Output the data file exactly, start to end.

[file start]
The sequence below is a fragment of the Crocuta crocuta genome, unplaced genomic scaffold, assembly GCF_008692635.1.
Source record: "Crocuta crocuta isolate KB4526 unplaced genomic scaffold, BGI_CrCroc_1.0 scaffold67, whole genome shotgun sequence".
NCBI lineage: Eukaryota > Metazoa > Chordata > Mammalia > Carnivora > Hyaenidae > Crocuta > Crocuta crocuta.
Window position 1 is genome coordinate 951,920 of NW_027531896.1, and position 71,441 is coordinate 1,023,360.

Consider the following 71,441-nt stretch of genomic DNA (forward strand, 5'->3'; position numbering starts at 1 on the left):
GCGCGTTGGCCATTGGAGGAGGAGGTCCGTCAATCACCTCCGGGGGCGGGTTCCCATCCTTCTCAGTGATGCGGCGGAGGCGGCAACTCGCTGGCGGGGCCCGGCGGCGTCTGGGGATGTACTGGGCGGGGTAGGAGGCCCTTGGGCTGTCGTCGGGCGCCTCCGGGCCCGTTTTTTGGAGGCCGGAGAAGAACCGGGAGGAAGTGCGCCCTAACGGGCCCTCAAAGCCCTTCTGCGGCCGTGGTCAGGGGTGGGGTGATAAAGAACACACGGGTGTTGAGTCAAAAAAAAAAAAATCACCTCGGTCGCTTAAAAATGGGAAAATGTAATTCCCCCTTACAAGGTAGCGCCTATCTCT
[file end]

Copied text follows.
The sequence below is a fragment of the Crocuta crocuta genome, unplaced genomic scaffold, assembly GCF_008692635.1.
Source record: "Crocuta crocuta isolate KB4526 unplaced genomic scaffold, BGI_CrCroc_1.0 scaffold67, whole genome shotgun sequence".
NCBI lineage: Eukaryota > Metazoa > Chordata > Mammalia > Carnivora > Hyaenidae > Crocuta > Crocuta crocuta.
Window position 1 is genome coordinate 951,920 of NW_027531896.1, and position 71,441 is coordinate 1,023,360.

Consider the following 71,441-nt stretch of genomic DNA (forward strand, 5'->3'; position numbering starts at 1 on the left):
GCGCGTTGGCCATTGGAGGAGGAGGTCCGTCAATCACCTCCGGGGGCGGGTTCCCATCCTTCTCAGTGATGCGGCGGAGGCGGCAACTCGCTGGCGGGGCCCGGCGGCGTCTGGGGATGTACTGGGCGGGGTAGGAGGCCCTTGGGCTGTCGTCGGGCGCCTCCGGGCCCGTTTTTTGGAGGCCGGAGAAGAACCGGGAGGAAGTGCGCCCTAACGGGCCCTCAAAGCCCTTCTGCGGCCGTGGTCAGGGGTGGGGTGATAAAGAACACACGGGTGTTGAGTCAAAAAAAAAAAAATCACCTCGGTCGCTTAAAAATGGGAAAATGTAATTCCCCCTTACAAGGTAGCGCCTATCTCT